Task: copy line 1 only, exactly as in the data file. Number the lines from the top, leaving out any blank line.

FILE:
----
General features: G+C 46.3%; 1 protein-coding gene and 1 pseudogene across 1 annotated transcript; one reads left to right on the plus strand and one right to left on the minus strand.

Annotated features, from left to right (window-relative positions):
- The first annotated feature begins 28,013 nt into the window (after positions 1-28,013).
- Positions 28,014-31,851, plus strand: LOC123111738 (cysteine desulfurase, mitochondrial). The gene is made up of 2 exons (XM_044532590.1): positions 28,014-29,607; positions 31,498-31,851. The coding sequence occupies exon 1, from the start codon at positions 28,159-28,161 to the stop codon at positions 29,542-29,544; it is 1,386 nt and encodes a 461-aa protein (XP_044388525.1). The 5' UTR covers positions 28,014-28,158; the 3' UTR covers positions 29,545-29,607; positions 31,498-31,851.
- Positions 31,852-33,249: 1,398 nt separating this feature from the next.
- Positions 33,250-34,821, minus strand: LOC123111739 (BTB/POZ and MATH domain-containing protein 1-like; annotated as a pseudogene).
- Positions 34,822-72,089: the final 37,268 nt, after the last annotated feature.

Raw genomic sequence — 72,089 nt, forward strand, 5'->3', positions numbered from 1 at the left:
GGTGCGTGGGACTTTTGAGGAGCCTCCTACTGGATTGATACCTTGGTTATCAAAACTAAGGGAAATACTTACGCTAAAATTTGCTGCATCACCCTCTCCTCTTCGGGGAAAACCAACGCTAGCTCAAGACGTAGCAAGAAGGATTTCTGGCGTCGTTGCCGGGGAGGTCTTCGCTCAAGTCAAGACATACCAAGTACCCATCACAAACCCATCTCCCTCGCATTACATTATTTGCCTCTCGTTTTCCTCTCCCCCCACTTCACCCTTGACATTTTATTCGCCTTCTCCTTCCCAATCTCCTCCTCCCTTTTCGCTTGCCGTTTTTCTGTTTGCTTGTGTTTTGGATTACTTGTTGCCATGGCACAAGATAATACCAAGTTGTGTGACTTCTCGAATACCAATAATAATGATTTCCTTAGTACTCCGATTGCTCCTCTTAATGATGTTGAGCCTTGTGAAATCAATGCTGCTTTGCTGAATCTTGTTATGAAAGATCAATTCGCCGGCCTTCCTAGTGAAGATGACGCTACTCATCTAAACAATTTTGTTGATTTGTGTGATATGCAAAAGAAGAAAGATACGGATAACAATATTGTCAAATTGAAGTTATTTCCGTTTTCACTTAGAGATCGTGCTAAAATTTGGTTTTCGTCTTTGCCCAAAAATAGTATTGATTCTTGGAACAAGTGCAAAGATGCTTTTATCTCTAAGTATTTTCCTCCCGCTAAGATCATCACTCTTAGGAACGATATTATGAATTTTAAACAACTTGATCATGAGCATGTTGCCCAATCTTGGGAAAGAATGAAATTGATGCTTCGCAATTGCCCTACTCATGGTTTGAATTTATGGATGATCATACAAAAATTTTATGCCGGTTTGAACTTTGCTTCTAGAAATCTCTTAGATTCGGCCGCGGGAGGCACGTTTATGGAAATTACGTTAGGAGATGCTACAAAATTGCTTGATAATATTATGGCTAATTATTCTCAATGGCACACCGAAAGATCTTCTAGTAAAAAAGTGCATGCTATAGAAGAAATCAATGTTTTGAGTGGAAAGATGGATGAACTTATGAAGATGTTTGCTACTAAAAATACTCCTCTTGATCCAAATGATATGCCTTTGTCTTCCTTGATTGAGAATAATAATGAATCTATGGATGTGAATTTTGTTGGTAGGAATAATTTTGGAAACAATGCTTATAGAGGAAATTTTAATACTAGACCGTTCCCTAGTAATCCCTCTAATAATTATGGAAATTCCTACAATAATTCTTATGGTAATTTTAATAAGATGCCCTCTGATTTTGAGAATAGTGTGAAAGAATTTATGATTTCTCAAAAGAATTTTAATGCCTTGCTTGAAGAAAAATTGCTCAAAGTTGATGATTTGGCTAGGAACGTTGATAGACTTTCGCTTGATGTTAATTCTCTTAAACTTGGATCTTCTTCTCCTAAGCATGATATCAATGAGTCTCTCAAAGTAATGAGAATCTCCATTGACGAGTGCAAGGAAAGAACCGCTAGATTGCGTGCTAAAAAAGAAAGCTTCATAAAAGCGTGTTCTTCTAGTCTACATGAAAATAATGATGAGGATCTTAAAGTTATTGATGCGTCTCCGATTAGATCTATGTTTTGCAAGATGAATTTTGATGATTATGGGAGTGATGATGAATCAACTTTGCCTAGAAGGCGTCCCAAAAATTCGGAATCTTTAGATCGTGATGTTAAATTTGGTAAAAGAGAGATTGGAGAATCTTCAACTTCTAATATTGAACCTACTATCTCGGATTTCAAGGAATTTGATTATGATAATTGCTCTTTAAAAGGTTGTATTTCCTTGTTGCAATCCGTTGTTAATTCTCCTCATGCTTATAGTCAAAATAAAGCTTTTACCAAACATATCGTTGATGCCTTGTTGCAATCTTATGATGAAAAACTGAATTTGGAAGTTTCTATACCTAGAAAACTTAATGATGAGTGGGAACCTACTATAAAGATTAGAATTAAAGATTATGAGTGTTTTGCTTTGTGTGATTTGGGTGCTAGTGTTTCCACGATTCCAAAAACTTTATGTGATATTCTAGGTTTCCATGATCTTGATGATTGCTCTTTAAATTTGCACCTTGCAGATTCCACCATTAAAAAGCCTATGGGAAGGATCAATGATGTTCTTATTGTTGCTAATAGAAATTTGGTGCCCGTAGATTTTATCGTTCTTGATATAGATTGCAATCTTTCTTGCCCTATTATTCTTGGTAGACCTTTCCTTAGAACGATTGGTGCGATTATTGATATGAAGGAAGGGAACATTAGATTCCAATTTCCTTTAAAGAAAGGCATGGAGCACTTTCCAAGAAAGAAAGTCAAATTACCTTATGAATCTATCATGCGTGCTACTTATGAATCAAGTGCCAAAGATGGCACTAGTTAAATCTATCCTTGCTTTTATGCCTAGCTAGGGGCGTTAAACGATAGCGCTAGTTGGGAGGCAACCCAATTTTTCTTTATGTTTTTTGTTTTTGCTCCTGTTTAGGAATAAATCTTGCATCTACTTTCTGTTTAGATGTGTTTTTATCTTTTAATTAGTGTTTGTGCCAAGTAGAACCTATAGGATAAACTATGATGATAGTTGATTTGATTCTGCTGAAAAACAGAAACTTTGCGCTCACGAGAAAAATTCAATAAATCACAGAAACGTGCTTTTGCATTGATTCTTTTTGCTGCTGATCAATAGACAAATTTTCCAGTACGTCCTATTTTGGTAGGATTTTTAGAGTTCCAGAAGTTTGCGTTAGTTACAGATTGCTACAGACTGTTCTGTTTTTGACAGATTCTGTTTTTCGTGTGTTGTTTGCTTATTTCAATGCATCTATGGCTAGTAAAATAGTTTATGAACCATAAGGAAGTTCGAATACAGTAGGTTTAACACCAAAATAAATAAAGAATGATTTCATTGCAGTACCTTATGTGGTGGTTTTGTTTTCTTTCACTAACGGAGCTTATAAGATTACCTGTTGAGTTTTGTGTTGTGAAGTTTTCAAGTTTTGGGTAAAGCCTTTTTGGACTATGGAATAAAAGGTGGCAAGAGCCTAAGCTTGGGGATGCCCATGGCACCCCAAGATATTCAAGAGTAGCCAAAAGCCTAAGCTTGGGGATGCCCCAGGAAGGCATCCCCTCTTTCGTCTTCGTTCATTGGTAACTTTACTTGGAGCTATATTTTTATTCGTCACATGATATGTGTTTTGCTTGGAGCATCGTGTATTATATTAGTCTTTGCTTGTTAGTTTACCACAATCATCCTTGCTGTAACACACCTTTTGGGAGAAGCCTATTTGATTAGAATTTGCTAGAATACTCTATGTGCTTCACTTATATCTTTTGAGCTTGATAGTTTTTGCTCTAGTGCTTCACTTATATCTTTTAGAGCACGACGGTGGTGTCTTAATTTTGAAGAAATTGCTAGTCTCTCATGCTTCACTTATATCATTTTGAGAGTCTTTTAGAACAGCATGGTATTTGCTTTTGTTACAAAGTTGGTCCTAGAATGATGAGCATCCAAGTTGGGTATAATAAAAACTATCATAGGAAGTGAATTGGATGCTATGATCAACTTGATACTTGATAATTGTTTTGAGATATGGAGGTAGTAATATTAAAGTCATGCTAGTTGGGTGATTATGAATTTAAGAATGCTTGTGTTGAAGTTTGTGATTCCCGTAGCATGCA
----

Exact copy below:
General features: G+C 46.3%; 1 protein-coding gene and 1 pseudogene across 1 annotated transcript; one reads left to right on the plus strand and one right to left on the minus strand.